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Competition Among Young Swimmers: Does it Benefit or Harm?

Competition Among Young Swimmers

Competition Among Young Swimmers: Does it Benefit or Harm?

The competition is often a double-edged sword for small athletes. Competition Among Young Swimmers. Sometimes it is the motivation for success and sometimes it is the reason they stop swimming in their early teenage years.

Let's say we are a 10-year swimmer. We qualify for the first time to participate in competitions. We manage let's have a good one time but not to get a medal. 

After the end of the season our coach meets with our parents. It lets them know that we are really good athletes and that we can move on to the next division. Because it feels so good to feel good about something, we accept without hesitation. The workouts get longer and more challenging each week and additional gym hours are added, outside the pool, twice and thrice a week. Although the challenges are many, we give the best we can and find a way to join a group of athletes of a similar competitive ability to ours. 

Competition Among Young Swimmers

Our effort pays off and we start to consider ourselves one of the good guys in the group. Our teammates, coach and parents support the same. So comes a new proposal from the coach to take the next step and take our training even more seriously. Now we train six to seven days a week and the pace tends to get exhausting. We begin to dread the idea of the physical demands and time consumption that swimming now requires of us.

With the rest of the teammates in the pool we only talk about the games and the situation is probably getting more and more boring. Although training has come to be considered a chore we still go for two main reasons. The first is because our parents want it and the second is because we want to participate in competitions all the time. Everyone tells us we are so good and we can't wait to show it in the next matches. We keep doing what our coach asks us to do, but sometimes it doesn't seem to be enough to make satisfactory improvements. By the time you reach 14 you can take part in big races, however there comes a time when you start to wonder if it is worth it to continue swimming as it seems to require more and more commitment.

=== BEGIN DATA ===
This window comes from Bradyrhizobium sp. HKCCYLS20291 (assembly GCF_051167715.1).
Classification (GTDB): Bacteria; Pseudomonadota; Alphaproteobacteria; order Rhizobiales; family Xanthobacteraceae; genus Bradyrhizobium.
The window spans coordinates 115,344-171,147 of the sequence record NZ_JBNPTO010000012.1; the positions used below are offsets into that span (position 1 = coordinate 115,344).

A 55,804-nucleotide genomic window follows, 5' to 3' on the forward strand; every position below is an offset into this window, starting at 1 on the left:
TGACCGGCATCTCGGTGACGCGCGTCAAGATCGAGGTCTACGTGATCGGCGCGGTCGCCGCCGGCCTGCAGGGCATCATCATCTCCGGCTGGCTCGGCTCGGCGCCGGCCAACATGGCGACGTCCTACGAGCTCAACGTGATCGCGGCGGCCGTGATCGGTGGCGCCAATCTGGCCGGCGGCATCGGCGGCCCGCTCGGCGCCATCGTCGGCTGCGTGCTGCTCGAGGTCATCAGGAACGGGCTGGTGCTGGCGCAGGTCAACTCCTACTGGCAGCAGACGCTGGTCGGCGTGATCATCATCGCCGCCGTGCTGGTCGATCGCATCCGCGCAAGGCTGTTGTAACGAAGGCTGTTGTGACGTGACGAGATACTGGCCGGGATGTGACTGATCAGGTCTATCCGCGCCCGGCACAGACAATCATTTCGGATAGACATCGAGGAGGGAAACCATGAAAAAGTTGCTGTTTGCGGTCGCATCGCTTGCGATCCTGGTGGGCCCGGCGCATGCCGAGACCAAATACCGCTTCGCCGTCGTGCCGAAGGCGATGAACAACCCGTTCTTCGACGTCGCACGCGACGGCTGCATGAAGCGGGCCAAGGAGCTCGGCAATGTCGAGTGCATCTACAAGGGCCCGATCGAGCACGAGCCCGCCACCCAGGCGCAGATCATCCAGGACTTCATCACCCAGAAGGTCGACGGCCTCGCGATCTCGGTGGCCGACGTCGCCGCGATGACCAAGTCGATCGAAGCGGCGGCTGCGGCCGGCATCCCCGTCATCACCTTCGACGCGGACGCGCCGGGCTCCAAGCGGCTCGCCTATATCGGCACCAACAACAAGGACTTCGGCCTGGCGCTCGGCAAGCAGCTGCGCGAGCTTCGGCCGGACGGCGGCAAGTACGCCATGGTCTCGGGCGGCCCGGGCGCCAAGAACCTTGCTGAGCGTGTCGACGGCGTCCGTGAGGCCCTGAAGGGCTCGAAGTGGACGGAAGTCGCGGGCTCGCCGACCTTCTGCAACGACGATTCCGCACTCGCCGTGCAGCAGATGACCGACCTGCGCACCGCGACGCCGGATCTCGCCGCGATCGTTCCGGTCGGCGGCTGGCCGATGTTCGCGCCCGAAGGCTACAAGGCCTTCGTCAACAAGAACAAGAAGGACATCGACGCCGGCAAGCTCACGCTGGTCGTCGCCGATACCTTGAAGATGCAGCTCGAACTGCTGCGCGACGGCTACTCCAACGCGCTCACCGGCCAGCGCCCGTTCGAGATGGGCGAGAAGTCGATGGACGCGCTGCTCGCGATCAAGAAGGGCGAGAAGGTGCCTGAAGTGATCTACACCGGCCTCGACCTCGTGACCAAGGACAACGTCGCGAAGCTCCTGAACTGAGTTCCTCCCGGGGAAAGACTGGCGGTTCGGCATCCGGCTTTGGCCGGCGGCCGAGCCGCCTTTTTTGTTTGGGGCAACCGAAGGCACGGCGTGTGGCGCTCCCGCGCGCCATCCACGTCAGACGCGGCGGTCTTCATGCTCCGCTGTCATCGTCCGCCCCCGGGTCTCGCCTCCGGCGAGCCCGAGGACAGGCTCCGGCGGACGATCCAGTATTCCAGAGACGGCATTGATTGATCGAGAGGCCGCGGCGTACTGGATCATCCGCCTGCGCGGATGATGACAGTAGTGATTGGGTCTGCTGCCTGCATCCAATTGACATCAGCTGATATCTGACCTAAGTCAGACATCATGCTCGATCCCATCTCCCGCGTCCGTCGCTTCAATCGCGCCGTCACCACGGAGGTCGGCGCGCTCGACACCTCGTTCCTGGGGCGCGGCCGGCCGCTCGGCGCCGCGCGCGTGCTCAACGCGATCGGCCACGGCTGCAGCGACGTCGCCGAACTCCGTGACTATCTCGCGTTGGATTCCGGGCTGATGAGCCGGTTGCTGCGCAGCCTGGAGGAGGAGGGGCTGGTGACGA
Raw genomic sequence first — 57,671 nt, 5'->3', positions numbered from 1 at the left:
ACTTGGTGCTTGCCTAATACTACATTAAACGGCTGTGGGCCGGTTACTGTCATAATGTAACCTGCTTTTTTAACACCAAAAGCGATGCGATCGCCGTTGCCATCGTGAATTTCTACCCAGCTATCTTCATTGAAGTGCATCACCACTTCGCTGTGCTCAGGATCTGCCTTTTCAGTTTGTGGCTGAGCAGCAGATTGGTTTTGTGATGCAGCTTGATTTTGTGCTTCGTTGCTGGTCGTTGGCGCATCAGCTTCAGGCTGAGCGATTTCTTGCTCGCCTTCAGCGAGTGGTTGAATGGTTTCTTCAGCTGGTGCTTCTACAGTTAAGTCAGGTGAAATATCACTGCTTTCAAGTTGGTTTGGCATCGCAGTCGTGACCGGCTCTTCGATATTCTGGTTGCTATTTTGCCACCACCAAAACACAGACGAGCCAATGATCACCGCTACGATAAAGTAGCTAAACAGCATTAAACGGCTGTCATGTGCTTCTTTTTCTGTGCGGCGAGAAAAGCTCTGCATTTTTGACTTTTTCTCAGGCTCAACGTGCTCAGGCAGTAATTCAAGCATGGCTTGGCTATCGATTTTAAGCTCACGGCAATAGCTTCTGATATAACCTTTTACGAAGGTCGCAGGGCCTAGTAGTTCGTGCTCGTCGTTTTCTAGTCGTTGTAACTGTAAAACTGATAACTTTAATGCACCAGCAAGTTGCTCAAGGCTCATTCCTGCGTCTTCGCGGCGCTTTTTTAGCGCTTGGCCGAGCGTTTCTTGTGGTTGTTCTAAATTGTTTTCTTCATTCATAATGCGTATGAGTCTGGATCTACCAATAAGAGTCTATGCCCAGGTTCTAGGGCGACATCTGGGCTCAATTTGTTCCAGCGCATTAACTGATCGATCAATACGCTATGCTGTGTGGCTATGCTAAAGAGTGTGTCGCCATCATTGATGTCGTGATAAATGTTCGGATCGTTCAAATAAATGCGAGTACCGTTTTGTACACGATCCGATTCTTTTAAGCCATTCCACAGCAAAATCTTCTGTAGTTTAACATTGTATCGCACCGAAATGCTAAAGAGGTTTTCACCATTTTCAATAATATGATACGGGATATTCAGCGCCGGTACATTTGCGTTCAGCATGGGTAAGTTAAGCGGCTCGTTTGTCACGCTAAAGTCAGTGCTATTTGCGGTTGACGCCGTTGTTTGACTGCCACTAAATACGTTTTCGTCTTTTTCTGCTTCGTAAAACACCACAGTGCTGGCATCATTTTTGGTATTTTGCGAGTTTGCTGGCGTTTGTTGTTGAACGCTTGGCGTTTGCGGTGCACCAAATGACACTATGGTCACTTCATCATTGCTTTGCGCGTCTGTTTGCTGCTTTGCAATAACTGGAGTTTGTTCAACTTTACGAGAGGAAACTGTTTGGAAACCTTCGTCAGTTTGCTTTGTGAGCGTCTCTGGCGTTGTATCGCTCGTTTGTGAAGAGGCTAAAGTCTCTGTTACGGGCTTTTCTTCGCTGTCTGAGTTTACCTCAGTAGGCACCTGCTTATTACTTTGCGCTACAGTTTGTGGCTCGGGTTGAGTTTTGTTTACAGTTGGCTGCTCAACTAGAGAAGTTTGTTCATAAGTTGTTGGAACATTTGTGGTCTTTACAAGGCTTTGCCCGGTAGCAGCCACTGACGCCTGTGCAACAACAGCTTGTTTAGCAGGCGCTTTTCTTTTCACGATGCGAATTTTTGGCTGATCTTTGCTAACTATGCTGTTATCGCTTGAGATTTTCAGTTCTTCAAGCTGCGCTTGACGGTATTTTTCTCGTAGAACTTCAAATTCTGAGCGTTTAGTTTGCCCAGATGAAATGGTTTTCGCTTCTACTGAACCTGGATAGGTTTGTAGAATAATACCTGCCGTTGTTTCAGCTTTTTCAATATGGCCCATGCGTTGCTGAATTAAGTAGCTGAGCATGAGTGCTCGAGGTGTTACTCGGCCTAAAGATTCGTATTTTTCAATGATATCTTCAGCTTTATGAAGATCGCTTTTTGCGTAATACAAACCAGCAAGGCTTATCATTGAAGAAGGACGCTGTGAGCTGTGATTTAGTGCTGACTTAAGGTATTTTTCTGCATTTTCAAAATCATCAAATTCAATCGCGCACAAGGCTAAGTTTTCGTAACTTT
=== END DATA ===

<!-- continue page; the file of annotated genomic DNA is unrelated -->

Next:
So what went wrong?

In this hypothetical timeline many are the factors that ultimately caused the investment in the sport to be questioned. Although competition can be an important motivator for an athlete, it could never replace a genuine personal interest in the sport itself. Sometimes it can even become that edge that will wear away the enjoyment of participating and succeeding in the games. 

Where is the dilemma? 

Parents often consider swimming as the most suitable sport for their children for a variety of reasons, such as the health benefits, low injury rate, and building good and social character. However, children decide which sport to play with completely different criteria, the most basic of which is the sport most of their friends play.

So getting a kid to the pool is the easy part, as long as there's a friend there or a parent's faint dream more of Olympic glory. But staying in the sport is something completely different. And more often than not, it's the parents who will lay the groundwork for this kind of investment. Parents will help the young swimmer become as good as they really want to be, clarify their motivation and reach their goal. Parents will show young swimmers that there needs to be a reason for swimming independent of outside influences.

swimming for children

Balance through the prism of competitiveness

Competition sometimes works like a double-edged sword. Although success increases self-confidence, motivation and team spirit in young athletes, on the other hand seeing themselves always compared to someone else can be destructive, especially since they cannot have any control over others. . Therefore, in order to find a balance, there is no one-size-fits-all solution. Each athlete, through his character, is the one who will find a way to balance and be permanently in sports either for the excitement that competition gives him or because he can create opportunities for personal pleasure even in daily training. Another may benefit by focusing on the process of the match, his strategy and improving his technique. 

However, swimming is not for every child the platform on which to develop all his talents. And parents should stand by him and understand that lack of competitiveness on the part of their child is not to blame. The ground was simply not suitable for a long-term investment in this area. 

Saltamanikas Nikolas
TEFAA graduate swimming specialty
Class A swimming coach

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